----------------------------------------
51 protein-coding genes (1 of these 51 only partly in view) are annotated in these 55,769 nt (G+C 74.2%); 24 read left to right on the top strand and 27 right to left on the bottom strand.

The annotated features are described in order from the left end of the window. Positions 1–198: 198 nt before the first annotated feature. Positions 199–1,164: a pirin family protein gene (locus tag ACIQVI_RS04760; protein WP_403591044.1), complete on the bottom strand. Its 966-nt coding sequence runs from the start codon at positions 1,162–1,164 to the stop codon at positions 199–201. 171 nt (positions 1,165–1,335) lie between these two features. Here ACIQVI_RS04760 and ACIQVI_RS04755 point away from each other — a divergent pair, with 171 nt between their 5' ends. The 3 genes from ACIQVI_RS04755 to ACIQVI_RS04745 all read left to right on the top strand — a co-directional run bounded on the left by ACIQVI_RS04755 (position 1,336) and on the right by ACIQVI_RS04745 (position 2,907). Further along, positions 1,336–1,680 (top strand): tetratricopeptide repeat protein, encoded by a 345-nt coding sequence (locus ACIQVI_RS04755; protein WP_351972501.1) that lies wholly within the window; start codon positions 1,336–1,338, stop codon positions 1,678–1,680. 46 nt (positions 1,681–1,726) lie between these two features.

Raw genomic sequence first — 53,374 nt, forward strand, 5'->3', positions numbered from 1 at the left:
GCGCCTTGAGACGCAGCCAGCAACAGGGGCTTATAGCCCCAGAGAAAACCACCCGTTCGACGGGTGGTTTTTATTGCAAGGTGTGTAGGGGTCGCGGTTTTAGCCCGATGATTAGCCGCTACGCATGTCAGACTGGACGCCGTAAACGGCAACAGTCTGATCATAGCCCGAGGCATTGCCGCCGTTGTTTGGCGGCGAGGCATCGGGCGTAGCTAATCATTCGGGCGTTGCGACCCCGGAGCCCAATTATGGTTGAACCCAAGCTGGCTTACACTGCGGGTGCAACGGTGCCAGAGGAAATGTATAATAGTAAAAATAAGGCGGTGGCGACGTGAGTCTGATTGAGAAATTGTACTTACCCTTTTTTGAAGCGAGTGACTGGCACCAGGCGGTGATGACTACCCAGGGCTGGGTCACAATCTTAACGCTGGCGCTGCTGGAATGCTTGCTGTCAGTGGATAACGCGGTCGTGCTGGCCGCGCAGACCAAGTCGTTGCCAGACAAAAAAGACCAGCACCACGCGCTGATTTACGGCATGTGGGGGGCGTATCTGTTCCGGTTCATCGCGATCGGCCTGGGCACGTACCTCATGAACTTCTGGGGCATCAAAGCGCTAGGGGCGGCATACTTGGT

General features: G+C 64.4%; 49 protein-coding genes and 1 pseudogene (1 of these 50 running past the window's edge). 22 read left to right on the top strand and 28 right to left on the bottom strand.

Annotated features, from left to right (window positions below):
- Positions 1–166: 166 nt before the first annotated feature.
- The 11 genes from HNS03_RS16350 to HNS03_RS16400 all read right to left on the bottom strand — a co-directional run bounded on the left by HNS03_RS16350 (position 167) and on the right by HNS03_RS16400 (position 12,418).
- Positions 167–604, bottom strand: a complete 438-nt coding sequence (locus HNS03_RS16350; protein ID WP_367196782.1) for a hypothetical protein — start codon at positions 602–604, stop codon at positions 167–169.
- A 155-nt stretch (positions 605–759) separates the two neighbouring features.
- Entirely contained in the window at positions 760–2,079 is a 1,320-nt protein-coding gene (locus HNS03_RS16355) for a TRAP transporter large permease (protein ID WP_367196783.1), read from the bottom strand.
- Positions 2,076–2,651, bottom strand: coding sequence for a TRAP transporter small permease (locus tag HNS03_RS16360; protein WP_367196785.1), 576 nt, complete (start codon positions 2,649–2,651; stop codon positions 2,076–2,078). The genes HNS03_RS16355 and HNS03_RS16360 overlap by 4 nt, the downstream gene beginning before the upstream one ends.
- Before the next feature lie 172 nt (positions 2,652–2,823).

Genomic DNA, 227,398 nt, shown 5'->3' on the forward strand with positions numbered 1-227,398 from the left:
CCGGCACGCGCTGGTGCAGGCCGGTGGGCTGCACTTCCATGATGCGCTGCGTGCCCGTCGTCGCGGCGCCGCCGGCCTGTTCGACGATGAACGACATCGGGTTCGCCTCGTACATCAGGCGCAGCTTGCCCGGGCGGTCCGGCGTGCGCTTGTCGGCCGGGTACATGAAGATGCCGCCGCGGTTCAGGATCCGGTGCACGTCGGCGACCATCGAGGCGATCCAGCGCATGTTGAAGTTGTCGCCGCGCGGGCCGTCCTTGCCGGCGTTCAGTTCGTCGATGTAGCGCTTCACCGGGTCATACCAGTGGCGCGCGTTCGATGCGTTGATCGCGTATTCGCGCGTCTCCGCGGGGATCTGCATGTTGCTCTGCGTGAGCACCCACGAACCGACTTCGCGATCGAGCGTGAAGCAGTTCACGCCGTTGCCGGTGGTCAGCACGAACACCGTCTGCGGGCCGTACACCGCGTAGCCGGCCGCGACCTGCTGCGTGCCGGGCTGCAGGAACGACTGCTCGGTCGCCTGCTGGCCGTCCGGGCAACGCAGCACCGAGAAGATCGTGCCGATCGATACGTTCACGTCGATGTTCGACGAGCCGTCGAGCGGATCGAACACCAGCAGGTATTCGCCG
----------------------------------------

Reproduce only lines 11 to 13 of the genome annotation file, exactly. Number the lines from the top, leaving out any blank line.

- Entirely contained in the window at positions 760–2,079 is a 1,320-nt protein-coding gene (locus HNS03_RS16355) for a TRAP transporter large permease (protein ID WP_367196783.1), read from the bottom strand.
- Positions 2,076–2,651, bottom strand: coding sequence for a TRAP transporter small permease (locus tag HNS03_RS16360; protein WP_367196785.1), 576 nt, complete (start codon positions 2,649–2,651; stop codon positions 2,076–2,078). The genes HNS03_RS16355 and HNS03_RS16360 overlap by 4 nt, the downstream gene beginning before the upstream one ends.
- Before the next feature lie 172 nt (positions 2,652–2,823).